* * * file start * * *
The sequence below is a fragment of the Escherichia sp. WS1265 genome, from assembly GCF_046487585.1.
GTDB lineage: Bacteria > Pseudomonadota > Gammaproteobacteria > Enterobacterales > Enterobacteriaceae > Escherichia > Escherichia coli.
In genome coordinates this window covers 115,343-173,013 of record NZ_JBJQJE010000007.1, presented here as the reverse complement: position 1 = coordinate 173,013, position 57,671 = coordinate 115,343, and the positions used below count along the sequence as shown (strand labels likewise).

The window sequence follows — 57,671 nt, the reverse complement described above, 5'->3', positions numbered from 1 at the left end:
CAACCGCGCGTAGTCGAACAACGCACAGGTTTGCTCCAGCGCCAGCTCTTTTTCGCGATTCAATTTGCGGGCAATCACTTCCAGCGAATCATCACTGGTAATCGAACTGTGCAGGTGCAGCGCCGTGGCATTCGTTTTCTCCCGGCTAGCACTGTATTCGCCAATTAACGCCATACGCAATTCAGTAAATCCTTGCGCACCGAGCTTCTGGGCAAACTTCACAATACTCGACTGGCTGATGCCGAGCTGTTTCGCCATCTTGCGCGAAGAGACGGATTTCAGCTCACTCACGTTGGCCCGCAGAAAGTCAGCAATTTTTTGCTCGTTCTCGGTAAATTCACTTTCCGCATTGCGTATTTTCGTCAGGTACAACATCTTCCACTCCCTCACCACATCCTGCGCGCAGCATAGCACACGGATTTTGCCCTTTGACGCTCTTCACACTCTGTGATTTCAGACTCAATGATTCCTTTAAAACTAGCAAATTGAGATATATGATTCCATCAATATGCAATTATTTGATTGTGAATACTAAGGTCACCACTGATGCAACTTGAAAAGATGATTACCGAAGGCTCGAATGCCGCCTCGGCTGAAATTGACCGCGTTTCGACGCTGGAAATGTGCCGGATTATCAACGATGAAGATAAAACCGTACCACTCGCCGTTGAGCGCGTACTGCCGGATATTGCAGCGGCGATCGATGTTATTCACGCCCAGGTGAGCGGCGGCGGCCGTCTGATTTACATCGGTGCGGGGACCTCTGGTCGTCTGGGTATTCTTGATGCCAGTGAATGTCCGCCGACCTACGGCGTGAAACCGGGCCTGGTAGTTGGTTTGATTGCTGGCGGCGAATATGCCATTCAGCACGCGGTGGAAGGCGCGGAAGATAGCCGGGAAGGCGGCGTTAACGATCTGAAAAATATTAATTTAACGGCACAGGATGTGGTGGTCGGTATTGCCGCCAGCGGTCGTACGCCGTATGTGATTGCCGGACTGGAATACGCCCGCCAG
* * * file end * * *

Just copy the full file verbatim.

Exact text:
The sequence below is a fragment of the Escherichia sp. WS1265 genome, from assembly GCF_046487585.1.
GTDB lineage: Bacteria > Pseudomonadota > Gammaproteobacteria > Enterobacterales > Enterobacteriaceae > Escherichia > Escherichia coli.
In genome coordinates this window covers 115,343-173,013 of record NZ_JBJQJE010000007.1, presented here as the reverse complement: position 1 = coordinate 173,013, position 57,671 = coordinate 115,343, and the positions used below count along the sequence as shown (strand labels likewise).

The window sequence follows — 57,671 nt, the reverse complement described above, 5'->3', positions numbered from 1 at the left end:
CAACCGCGCGTAGTCGAACAACGCACAGGTTTGCTCCAGCGCCAGCTCTTTTTCGCGATTCAATTTGCGGGCAATCACTTCCAGCGAATCATCACTGGTAATCGAACTGTGCAGGTGCAGCGCCGTGGCATTCGTTTTCTCCCGGCTAGCACTGTATTCGCCAATTAACGCCATACGCAATTCAGTAAATCCTTGCGCACCGAGCTTCTGGGCAAACTTCACAATACTCGACTGGCTGATGCCGAGCTGTTTCGCCATCTTGCGCGAAGAGACGGATTTCAGCTCACTCACGTTGGCCCGCAGAAAGTCAGCAATTTTTTGCTCGTTCTCGGTAAATTCACTTTCCGCATTGCGTATTTTCGTCAGGTACAACATCTTCCACTCCCTCACCACATCCTGCGCGCAGCATAGCACACGGATTTTGCCCTTTGACGCTCTTCACACTCTGTGATTTCAGACTCAATGATTCCTTTAAAACTAGCAAATTGAGATATATGATTCCATCAATATGCAATTATTTGATTGTGAATACTAAGGTCACCACTGATGCAACTTGAAAAGATGATTACCGAAGGCTCGAATGCCGCCTCGGCTGAAATTGACCGCGTTTCGACGCTGGAAATGTGCCGGATTATCAACGATGAAGATAAAACCGTACCACTCGCCGTTGAGCGCGTACTGCCGGATATTGCAGCGGCGATCGATGTTATTCACGCCCAGGTGAGCGGCGGCGGCCGTCTGATTTACATCGGTGCGGGGACCTCTGGTCGTCTGGGTATTCTTGATGCCAGTGAATGTCCGCCGACCTACGGCGTGAAACCGGGCCTGGTAGTTGGTTTGATTGCTGGCGGCGAATATGCCATTCAGCACGCGGTGGAAGGCGCGGAAGATAGCCGGGAAGGCGGCGTTAACGATCTGAAAAATATTAATTTAACGGCACAGGATGTGGTGGTCGGTATTGCCGCCAGCGGTCGTACGCCGTATGTGATTGCCGGACTGGAATACGCCCGCCAG